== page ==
Friday, March 7, 2014

Reflections: the subscription model, one year on

A year ago this week, things were not looking up for me on the financial front.  I mean, it's all relative -- I wasn't living in a war zone or anything.  But financially, there was a slow-motion implosion going on -- the business model I had established for making a living as a DIY musician wasn't quite working out as well as it had before.  It worked before because I was able and willing to tour 10 months a year.  But since I had a kid, I haven't been able to or wanted to do that, so I was trying to find other ways of making this thing work.  And, a bit to my surprise, I did!  Or, to put it another way, 273 people (and counting) who signed up to my scheme did...

I have always embraced the idea -- partly out of a lack of viable alternatives -- that a good musician can make a living as a performer, without the support of the music industry, by actively giving away their music online, and relying on people who find it and like it to organize gigs for them, and to pay to attend those gigs.  I embraced the concept on principle, more or less, before I knew whether it was practical, and then found out that it was, at least for me.  I put up all my music, and doing this created a buzz, I think because of some combination of the quality of the music itself, but importantly, because of the quantity of it that I was putting up for free download (all of it, at once), and the attitude that accompanied that act (take it and share it, please).

People from all over the world found it.  MP3's were downloaded millions of times over the years, and videos viewed millions of times, altogether (though in the very low end of the 7 digits, nothing like the hundreds of millions of views that the pop stars get).  My theory was (and is) that for every thousand people who like an artists, one of them might be willing to organize a gig.  With luck, skill and guidance, it might even be a good gig!  I figured 100,000 songs downloaded in a given year, 100 gigs around the world each year, voila, it's a living.

But, I found, there seem to be limits.  It may be that the limitation is the quality of my music, and its limited appeal -- I don't know, but there doesn't seem to be a big enough pool of DIY musicians using the same model to compare myself with.  But it seems that without music industry support, lots of airplay, etc., there are only so many really good, well-attended, well-paying gigs that are going to come together in a given year.  It's kind of like running a small farm -- you till the soil, plant the seeds, etc., but then how good your crop that year is going to be depends on the weather and other factors.  In my case, it depends on the economy, the health of social movements in a given year, which ends up being my main employer, you could say, and factors like whether I get denied entry to Canada or New Zealand or have a $6,000 dentist bill (all of which happened to me in 2013).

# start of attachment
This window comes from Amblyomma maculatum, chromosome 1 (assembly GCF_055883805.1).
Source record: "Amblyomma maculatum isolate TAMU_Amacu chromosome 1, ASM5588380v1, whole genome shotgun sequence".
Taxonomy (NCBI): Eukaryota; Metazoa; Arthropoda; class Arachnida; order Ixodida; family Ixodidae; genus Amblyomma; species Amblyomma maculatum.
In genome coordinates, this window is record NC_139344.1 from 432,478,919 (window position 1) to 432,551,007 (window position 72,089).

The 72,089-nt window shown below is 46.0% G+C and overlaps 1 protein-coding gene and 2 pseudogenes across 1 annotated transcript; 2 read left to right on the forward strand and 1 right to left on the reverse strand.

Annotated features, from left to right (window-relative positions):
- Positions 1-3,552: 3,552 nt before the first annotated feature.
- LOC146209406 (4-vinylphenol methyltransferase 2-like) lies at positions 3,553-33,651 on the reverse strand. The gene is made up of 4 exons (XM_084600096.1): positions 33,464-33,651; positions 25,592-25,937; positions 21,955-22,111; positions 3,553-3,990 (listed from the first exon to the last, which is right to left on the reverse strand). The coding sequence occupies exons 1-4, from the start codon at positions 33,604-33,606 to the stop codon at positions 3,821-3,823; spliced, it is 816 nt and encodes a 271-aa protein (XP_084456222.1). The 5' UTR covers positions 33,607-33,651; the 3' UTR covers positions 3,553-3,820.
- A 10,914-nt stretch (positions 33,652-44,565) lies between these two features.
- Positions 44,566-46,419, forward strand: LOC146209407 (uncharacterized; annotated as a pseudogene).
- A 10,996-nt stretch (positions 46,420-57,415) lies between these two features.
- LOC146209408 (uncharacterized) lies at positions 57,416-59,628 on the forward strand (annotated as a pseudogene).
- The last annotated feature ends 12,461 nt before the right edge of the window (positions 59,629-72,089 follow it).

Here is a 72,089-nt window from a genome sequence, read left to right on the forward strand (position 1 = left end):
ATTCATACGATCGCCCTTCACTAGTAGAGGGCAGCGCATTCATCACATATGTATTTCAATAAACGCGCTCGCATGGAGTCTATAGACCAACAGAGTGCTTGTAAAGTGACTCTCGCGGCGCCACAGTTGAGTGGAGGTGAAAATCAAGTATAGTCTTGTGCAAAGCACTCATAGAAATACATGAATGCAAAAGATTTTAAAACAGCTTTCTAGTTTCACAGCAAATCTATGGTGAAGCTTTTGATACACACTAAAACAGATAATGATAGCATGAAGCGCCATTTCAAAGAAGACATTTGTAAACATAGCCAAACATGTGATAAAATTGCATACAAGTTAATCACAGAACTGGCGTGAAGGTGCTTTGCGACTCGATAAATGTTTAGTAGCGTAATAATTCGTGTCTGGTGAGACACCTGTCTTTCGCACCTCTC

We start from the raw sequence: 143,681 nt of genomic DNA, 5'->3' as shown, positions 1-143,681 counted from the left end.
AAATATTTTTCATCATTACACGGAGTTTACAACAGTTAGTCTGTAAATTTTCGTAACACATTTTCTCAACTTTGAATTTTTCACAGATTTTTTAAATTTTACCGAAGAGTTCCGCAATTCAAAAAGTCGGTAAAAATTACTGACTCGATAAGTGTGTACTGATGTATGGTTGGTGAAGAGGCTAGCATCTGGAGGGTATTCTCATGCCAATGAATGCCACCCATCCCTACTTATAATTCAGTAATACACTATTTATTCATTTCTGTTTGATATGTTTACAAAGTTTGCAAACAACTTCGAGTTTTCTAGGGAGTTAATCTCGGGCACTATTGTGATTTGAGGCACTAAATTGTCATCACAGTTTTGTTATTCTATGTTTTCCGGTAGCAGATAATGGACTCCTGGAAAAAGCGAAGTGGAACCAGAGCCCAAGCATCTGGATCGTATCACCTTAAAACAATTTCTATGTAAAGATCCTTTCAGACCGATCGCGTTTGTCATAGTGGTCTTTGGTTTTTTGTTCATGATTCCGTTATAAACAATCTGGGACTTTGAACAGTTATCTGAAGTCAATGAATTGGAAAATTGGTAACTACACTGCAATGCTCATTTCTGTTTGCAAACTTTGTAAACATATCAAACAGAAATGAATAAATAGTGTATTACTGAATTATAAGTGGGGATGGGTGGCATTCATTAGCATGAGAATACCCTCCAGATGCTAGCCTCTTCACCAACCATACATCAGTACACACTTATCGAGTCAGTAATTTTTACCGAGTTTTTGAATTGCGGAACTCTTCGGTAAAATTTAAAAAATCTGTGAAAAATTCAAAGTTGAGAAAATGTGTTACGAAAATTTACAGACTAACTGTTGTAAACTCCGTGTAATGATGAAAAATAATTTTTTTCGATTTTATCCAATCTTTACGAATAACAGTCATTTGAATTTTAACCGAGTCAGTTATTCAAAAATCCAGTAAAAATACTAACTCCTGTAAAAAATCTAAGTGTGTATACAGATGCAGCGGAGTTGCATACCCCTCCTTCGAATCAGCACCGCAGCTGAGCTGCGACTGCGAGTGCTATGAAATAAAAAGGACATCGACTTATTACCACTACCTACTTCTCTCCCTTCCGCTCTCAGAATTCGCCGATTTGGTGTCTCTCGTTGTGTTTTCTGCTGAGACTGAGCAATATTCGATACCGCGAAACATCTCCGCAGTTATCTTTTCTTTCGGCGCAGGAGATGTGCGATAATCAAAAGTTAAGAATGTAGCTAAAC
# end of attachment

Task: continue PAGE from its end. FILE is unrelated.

It occurred to me then, a year ago (with the help of my accountant), that if there were a thousand people willing to subscribe to me -- to sign up to send me $50 a year, and receive CDs and a free-admission-to-my-concerts card in the mail in exchange -- I could crowdsource my career, and be completely insulated from the vicissitudes of the weather.  If there was a protest happening somewhere -- and social movements often get suddenly significant with very little notice -- I could just go there, without having to spend months lining up paying gigs first in order to cover the expense.  When I'm ready to record a new CD I could just hire the studio and the musicians and do it, with no Kickstarter campaign necessary.  If I were denied entry to a country?  No problem, I'd have a backup plan.

Subscriptions have come from people in 18 countries (especially the US, Great Britain, Canada, Australia and Germany), including 32 US states (especially the states I lived in the longest, as an adult -- California, Washington, Oregon and Massachusetts).  The initial hundred or so subscribers during the first few months of my campaign allowed me to keep touring, but not accrue credit card debt while doing so.  The next hundred subscribers were instrumental in turning what could have been a personal financial disaster -- the cancellation of my tour in New Zealand last August -- into a situation where I essentially lost nothing.  (Though I still feel bad for all those gig organizers whose efforts were ultimately for naught...)

Over the course of the year, though, the numbers of new people signing up have slowed down a lot.  Perhaps my goal of a thousand subscribers is unrealistic, I don't know, the jury's still out.  But recently it occurred to me, while participating in a fund drive at my local community radio station, KBOO, that perhaps what I need to do is emulate the community radio model here in the US, and create a multi-tiered approach, with different "rewards" for different levels of support.  Although what I propose to offer are services much more labor-intensive than a signed copy of a book or a tote bag (not to malign signed books or tote bags).

So, on the one-year anniversary of my effort to crowdsource my career, especially for those of you are part of organizations, or who fall into the "gainfully employed" category, I hereby offer to you three more Circles of support in addition to what we could call the Subscribers Circle.  You can read about them on my Subscribe link, or go directly to the new page for Subscription Campaign -- Family, Concert, and Song Circles.

And whether you're able to subscribe to me in any of those ways, thanks for sharing my music, which is how it all begins...  (And thanks for coming to my gigs, and especially to those of you who have taken or will take it upon yourself to organize one of them...!)

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